NEUSTADT/DONAU. It runs with no emissions, it’s completely autonomous and, what’s more, it’s networked with the entire world – this is what the car of the future will look like. Thanks to rapid advances in the field of electronics, the vision of a (fully) autonomous vehicle, which appeared unrealistic just a few years ago, is now within reach.
“The more influence electronics have on our daily life, the more important dispensing technology becomes,” explains Christian Ostermeier, CEO of Scheugenpflug AG. Failures and defects in electronics can cause serious material and financial damage. In the worst of cases, they can even cost lives – for example, when the Electronic Stability Program (ESP) or airbag sensors are defective. “The electronics must therefore have long-term protection against exposure to harmful agents such as moisture, dust, extreme temperatures or aggressive media,” continues the executive. We can pull off this feat with precise, and repeatable, adhesive, sealing and potting processes, and the selection of suitable casting resins.
Over the years, there has been a steady increase in the amount of electronics installed in cars. Systems such as anti-lock brakes (ABS), light and rain sensor systems and airbags have become standard. Driver assistance systems such as fatigue detection or emergency brake assist, which were previously reserved primarily for premium vehicles, are now increasingly gaining ground in all model segments. With the continued development of the electronics, the demands on dispensing technology are changing as well. “The potting tasks are becoming more demanding, and at the same time, more and more casting resins with complex formulations or high filler content are being used,” says Christian Geier from Scheugenpflug Inc. in Kennesaw, Georgia (USA); this is in response to increased customer expectations. “The processing of these media can be very challenging, so the need for consultation has increased significantly,” continues the CEO of the Scheugenpflug subsidiary. The medium-sized enterprise from Neustadt an der Donau in Lower Bavaria, which has two subsidiaries in China and one in Mexico, in addition to the one in the US, has a great deal of expertise in this field.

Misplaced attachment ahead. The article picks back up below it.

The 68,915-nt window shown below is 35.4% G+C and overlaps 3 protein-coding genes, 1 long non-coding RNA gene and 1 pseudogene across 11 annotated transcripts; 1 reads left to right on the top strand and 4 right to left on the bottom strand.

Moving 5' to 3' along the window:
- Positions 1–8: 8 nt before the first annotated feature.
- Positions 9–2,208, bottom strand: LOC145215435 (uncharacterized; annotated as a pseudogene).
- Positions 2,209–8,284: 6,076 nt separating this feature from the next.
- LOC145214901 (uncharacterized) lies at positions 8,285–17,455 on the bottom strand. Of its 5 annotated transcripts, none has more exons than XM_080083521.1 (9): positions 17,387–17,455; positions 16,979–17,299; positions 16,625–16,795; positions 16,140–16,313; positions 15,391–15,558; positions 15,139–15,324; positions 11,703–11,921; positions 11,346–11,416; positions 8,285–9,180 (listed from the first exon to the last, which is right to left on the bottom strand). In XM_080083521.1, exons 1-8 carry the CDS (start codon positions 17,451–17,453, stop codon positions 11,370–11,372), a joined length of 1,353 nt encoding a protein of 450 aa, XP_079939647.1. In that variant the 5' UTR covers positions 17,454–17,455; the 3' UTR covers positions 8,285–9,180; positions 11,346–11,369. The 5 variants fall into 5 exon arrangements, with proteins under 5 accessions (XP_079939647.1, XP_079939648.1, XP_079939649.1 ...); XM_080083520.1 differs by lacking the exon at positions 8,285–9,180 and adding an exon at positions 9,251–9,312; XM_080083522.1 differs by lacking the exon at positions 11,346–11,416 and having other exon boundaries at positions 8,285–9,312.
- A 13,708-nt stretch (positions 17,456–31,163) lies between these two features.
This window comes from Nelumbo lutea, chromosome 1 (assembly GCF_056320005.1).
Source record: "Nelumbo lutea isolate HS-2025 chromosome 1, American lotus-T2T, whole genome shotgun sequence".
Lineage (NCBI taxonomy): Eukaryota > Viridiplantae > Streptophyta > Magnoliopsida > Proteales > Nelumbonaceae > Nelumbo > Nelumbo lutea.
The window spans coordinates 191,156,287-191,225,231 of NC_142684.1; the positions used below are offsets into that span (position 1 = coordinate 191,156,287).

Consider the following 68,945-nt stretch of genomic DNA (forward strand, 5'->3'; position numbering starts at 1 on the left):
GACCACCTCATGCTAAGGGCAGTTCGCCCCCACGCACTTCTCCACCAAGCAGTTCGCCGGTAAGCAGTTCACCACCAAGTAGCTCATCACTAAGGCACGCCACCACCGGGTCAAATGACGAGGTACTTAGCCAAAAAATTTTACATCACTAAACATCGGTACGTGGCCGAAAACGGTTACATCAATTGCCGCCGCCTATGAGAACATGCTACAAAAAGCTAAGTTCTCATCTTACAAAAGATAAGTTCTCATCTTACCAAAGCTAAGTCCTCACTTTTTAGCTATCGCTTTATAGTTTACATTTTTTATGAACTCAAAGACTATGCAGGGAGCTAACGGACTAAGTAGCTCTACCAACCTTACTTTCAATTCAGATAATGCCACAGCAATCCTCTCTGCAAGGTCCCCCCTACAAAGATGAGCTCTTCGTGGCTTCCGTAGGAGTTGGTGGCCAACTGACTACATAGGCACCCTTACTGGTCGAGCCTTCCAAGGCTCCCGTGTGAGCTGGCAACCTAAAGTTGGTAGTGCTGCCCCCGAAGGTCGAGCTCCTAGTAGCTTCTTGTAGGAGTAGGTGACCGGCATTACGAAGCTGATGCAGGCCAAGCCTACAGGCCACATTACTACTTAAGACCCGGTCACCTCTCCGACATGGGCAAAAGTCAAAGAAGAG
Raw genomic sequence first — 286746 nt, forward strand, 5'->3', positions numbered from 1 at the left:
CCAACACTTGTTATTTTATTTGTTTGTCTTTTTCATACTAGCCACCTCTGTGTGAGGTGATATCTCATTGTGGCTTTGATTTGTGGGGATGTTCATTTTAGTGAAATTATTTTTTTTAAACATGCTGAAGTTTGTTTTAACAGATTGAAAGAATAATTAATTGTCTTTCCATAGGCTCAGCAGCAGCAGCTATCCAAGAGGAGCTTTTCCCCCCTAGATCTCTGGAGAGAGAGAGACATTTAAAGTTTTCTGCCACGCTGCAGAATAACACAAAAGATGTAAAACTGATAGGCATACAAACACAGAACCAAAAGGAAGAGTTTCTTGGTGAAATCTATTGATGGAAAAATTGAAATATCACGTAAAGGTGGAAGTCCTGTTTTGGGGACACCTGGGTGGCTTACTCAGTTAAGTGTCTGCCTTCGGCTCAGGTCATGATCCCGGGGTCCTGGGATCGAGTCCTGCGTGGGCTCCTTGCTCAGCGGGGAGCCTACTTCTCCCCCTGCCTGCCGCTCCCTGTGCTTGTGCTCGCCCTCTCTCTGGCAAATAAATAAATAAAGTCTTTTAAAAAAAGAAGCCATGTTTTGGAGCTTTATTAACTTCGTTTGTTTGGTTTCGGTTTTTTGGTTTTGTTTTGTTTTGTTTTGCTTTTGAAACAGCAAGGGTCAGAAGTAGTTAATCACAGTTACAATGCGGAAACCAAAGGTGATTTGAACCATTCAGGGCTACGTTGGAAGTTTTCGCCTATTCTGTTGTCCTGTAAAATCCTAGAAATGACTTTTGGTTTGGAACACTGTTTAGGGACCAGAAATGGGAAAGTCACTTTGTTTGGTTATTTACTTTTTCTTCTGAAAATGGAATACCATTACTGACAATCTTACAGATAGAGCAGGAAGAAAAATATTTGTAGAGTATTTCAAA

“During our 28 years of activity in the market, we have successfully completed more than 5,000 projects and have already gained experience in processing just about every modern material,” says Geier of Scheugenpflug's expertise. “Our technology center also offers the opportunity to thoroughly test the potting media before the series run-up.”Not only was the sheer number of available casting resins growing, but the quantities of materials demanded were also increasing. “In addition to potting tasks where large volumes of media have to be applied, small and very small quantities are also seeing an increase in demand. The challenge here is to reliably cover the entire spectrum of required volumes,” says Christian Ostermeier – and, of course, to do this while complying with the cycle time requirements.